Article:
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Last Night at the Telegraph Club

por Malinda Lo

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246884,251 (4.37)2
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Mostrando 1-5 de 8 (seguinte | mostrar todos)
CW: racism, micro aggressions, usage of slurs, homophobia, xenophobia

I don’t usually gravitate towards historical fiction; even when I do, it’s been largely limited to romances or WWII European settings. But when I realized this book was about a queer Asian American girl in the 50s, I knew I had to pick it up immediately. And this was just wow.

I have always heard a lot about the author Malinda Lo, how she is a pioneer in both bringing Asian American authors as well as sapphic fiction to YA mainstream, but I never got around to reading any of her works before. However, I now realize why she is considered to be such an inspiration. The writing in this book is beautiful and stunning - I felt transported to 50s Chinatown in San Francisco because that’s how powerful and vivid the author’s descriptions are. It’s both an exciting coming of age story of a young lesbian girl as well as a daily chronicle of life of Chinese American high school girls of the time - and I really loved how the author did justice to both aspects of the story. The story might feel mundane at times, but it’s still high stakes and there were so many moments where I was scared, happy, devastated and hopeful - it takes us through a gamut of emotions and it’s a true testament to the author’s skill.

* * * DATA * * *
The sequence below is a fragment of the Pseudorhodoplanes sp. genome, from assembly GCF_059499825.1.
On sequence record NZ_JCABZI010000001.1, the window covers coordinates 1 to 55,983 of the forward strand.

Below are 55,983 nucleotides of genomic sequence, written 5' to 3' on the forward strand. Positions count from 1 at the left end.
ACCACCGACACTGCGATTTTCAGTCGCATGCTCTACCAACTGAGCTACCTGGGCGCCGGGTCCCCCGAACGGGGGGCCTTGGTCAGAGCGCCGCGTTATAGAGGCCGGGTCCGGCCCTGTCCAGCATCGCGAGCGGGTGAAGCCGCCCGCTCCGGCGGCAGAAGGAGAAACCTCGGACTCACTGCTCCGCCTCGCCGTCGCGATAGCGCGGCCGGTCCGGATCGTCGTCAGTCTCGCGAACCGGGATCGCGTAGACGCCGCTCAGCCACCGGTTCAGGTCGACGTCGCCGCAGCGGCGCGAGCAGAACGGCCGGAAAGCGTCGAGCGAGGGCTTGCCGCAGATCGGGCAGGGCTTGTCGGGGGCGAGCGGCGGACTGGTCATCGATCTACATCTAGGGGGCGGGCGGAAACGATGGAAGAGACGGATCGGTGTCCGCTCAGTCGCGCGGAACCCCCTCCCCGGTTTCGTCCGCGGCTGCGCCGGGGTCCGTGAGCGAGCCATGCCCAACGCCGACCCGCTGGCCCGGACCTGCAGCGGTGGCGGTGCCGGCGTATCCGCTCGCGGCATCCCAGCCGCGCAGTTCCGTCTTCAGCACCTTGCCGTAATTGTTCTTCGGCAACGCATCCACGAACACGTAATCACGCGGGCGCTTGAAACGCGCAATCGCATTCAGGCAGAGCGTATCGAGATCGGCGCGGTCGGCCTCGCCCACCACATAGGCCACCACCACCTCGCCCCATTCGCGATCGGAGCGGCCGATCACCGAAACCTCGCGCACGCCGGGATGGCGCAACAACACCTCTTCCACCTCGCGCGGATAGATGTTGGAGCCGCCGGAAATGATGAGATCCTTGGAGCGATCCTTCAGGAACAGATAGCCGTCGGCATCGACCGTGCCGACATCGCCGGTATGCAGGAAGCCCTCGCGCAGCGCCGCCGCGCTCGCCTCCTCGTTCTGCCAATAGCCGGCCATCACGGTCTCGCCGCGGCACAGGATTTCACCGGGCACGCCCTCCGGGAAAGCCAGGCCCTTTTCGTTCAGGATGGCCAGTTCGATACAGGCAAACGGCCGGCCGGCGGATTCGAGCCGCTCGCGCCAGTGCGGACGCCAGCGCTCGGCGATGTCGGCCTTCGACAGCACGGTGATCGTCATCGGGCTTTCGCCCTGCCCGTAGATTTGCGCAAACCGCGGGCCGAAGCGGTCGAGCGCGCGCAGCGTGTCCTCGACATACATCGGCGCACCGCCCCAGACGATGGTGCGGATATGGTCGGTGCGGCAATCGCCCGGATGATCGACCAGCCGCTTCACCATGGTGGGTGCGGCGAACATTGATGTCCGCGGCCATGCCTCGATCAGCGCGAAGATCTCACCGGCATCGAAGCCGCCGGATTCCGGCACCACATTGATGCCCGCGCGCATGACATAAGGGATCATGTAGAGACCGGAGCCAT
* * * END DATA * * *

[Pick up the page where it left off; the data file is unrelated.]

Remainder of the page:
Lily is a typical Asian American child in many ways. She is a dutiful daughter like her parents expect, concentrating on her studies and socializing with kids whose families are acquaintances. But she is also an American who wants to be free and is ambitious enough to want to go to space and just wants to create her own destiny. In the midst of this turmoil of trying to fit in with both worlds, especially when she is not completely welcome in one, she also grapple with the realization of her sexuality - which is both thrilling and scary. But the author does such a brilliant job of bringing all these aspects of Lily’s personality to life and I loved her so much. Her complicated friendship with her childhood friend, a budding forbidden relationship with another young girl and just wanting to know more about this new community that she could possibly belong to - it’s all very vividly captured and made it very easy to empathize with Lily. The way the author explores various relationships, especially the ones between lesbian women whom Lily meets, who are trying to live their life and find places where they can be themselves, left a very deep impression on me.